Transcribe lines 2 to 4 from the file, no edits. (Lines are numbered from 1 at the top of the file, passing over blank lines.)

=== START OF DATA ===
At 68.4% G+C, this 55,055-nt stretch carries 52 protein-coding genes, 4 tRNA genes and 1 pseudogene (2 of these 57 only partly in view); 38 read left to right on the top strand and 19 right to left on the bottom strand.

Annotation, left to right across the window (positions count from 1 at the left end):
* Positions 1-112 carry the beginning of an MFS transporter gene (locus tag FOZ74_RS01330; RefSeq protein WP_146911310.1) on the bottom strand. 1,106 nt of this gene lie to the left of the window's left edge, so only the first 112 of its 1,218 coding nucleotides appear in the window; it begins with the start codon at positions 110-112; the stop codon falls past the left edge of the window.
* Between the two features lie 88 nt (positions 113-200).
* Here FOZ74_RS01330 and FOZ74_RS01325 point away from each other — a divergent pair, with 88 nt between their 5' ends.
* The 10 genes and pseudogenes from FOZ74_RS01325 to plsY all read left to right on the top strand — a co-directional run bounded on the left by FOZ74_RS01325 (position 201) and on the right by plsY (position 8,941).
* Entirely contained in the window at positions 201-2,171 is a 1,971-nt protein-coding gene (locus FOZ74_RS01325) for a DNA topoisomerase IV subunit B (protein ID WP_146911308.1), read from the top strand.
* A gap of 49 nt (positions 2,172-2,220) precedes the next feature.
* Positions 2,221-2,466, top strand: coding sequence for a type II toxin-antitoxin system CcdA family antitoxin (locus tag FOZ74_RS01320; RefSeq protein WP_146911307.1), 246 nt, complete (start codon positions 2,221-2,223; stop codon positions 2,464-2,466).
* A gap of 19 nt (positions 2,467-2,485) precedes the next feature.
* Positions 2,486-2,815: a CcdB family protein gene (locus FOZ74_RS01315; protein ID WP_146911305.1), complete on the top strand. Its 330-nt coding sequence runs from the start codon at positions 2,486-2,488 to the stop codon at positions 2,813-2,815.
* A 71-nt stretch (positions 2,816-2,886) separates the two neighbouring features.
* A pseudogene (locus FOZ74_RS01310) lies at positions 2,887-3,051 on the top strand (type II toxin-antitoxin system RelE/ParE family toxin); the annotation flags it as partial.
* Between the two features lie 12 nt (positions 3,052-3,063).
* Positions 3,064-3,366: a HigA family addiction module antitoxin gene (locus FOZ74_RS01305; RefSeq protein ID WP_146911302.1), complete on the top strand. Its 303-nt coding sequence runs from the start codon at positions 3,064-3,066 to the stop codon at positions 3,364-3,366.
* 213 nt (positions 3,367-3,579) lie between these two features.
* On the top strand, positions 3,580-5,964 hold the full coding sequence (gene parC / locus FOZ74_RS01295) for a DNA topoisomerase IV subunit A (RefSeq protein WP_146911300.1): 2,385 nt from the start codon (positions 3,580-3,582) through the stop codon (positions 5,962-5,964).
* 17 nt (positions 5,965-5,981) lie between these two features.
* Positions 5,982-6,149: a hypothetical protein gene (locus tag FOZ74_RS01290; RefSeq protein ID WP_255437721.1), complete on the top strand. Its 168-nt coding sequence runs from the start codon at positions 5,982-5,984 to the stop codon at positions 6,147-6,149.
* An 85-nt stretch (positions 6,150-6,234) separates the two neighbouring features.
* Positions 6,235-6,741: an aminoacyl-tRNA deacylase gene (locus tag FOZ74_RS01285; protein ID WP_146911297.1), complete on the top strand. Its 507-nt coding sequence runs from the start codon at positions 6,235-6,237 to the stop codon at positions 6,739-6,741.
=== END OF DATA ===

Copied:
Annotation, left to right across the window (positions count from 1 at the left end):
* Positions 1-112 carry the beginning of an MFS transporter gene (locus tag FOZ74_RS01330; RefSeq protein WP_146911310.1) on the bottom strand. 1,106 nt of this gene lie to the left of the window's left edge, so only the first 112 of its 1,218 coding nucleotides appear in the window; it begins with the start codon at positions 110-112; the stop codon falls past the left edge of the window.
* Between the two features lie 88 nt (positions 113-200).